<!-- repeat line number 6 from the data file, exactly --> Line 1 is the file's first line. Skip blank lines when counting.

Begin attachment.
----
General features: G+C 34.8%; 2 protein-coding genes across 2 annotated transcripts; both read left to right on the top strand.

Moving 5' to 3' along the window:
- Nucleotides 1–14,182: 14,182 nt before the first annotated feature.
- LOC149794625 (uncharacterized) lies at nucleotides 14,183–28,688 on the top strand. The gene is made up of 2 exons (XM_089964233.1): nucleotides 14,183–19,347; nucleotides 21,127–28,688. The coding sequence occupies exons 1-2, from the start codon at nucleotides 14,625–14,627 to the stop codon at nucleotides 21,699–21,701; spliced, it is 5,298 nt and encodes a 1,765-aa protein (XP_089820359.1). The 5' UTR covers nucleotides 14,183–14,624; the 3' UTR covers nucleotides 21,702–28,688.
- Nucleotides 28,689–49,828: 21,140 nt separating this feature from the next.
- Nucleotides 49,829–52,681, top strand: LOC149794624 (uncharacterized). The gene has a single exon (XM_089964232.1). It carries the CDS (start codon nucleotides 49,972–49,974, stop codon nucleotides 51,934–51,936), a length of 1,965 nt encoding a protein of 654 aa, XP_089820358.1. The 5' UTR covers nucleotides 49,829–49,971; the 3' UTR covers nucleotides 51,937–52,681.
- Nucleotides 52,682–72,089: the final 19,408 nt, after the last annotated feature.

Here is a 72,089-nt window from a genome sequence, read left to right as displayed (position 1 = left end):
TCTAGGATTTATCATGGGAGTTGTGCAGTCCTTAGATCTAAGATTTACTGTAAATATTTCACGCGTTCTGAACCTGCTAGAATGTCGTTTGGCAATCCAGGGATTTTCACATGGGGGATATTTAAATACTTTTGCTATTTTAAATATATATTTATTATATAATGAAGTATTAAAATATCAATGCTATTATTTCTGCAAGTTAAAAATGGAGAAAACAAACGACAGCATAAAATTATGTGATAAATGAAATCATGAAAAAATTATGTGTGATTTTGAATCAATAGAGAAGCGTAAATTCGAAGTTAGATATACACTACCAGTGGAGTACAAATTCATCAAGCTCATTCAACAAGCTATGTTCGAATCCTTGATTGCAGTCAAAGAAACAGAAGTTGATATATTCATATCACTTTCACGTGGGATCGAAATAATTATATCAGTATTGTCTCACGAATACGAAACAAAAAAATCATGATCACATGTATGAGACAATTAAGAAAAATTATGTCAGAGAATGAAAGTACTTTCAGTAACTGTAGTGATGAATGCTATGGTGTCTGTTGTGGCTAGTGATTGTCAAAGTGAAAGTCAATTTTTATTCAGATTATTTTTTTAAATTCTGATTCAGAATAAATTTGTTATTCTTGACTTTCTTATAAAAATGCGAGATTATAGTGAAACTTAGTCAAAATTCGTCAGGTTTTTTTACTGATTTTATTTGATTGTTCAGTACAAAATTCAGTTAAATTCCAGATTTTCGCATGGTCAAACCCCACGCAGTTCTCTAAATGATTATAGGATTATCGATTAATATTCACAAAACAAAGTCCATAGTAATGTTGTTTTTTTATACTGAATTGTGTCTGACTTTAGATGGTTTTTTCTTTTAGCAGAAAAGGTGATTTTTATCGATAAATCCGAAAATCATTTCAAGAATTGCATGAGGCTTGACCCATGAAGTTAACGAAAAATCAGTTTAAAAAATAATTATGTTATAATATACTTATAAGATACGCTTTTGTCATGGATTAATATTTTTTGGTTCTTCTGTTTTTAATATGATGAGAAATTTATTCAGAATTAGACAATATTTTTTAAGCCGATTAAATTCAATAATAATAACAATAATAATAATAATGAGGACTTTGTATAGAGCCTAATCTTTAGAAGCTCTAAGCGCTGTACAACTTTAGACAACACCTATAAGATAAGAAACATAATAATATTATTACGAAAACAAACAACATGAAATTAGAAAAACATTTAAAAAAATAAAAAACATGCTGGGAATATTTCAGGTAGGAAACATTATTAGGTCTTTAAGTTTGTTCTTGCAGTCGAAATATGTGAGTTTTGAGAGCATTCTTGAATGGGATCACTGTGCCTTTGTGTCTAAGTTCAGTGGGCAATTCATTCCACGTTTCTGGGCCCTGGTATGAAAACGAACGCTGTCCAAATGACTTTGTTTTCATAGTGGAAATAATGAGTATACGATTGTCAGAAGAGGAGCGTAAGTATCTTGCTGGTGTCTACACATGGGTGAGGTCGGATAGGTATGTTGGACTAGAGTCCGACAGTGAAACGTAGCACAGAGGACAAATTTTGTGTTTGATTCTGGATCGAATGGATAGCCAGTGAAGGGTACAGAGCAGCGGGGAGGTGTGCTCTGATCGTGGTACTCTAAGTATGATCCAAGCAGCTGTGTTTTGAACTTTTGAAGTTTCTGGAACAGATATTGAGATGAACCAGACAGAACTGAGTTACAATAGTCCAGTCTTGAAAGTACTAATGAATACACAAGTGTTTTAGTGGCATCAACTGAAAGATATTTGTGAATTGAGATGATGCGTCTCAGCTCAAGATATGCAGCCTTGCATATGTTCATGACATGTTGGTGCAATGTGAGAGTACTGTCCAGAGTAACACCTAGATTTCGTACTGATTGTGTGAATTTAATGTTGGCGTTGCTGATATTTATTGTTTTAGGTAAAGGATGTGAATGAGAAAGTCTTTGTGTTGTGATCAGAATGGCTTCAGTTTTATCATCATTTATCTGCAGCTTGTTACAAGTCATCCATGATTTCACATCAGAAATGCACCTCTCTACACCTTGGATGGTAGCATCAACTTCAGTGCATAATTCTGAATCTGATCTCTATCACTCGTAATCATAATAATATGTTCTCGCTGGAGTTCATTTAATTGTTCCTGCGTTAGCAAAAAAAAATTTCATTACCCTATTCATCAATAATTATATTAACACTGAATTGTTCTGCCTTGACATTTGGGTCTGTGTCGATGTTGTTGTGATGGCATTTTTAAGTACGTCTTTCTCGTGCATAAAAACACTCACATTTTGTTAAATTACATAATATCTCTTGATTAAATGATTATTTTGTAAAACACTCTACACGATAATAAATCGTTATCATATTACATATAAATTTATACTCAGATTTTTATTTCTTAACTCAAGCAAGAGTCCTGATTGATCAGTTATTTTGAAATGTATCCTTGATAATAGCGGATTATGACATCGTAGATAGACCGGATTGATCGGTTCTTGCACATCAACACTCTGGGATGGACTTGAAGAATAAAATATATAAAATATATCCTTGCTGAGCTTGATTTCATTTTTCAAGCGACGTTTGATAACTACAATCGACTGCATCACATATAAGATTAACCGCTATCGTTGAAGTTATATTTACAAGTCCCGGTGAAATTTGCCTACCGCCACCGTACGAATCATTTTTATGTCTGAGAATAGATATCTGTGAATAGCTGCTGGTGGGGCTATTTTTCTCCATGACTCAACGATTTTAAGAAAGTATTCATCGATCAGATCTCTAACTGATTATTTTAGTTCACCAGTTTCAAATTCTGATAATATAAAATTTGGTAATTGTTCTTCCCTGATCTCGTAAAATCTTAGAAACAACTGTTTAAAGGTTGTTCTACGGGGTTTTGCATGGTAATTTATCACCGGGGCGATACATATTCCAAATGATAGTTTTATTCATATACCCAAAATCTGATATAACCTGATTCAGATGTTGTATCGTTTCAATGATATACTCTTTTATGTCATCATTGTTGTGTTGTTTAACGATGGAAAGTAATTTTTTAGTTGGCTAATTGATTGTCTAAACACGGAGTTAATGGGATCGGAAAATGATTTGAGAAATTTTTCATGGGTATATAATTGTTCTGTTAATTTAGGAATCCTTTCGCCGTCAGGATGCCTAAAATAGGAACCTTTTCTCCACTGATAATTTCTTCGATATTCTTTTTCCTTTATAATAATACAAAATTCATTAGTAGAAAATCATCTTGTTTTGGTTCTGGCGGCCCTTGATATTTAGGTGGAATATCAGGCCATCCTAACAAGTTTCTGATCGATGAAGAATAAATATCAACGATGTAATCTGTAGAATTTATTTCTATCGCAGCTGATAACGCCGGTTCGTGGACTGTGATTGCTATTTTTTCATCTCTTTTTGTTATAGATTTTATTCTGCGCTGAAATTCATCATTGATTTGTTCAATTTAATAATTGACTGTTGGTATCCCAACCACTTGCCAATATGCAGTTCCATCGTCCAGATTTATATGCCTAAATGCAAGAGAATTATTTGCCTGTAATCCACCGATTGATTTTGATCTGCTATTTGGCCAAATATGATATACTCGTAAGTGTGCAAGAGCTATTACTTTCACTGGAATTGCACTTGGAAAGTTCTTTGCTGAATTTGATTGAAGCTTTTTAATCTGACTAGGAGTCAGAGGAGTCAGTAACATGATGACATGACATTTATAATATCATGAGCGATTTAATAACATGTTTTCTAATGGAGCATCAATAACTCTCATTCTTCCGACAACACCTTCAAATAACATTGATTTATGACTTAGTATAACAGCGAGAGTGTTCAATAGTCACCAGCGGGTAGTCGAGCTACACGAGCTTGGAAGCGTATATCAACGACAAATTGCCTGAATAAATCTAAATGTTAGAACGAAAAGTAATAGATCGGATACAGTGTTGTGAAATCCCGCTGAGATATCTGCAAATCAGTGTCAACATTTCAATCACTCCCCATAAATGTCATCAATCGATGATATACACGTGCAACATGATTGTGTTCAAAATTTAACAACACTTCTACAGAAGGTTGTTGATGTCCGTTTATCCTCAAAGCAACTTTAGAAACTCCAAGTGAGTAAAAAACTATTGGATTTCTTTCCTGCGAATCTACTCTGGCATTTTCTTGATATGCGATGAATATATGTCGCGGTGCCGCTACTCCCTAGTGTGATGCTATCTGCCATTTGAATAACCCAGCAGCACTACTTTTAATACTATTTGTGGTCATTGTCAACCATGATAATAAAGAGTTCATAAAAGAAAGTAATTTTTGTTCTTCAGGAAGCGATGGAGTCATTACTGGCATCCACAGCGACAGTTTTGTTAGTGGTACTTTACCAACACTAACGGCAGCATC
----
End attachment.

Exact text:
- Nucleotides 49,829–52,681, top strand: LOC149794624 (uncharacterized). The gene has a single exon (XM_089964232.1). It carries the CDS (start codon nucleotides 49,972–49,974, stop codon nucleotides 51,934–51,936), a length of 1,965 nt encoding a protein of 654 aa, XP_089820358.1. The 5' UTR covers nucleotides 49,829–49,971; the 3' UTR covers nucleotides 51,937–52,681.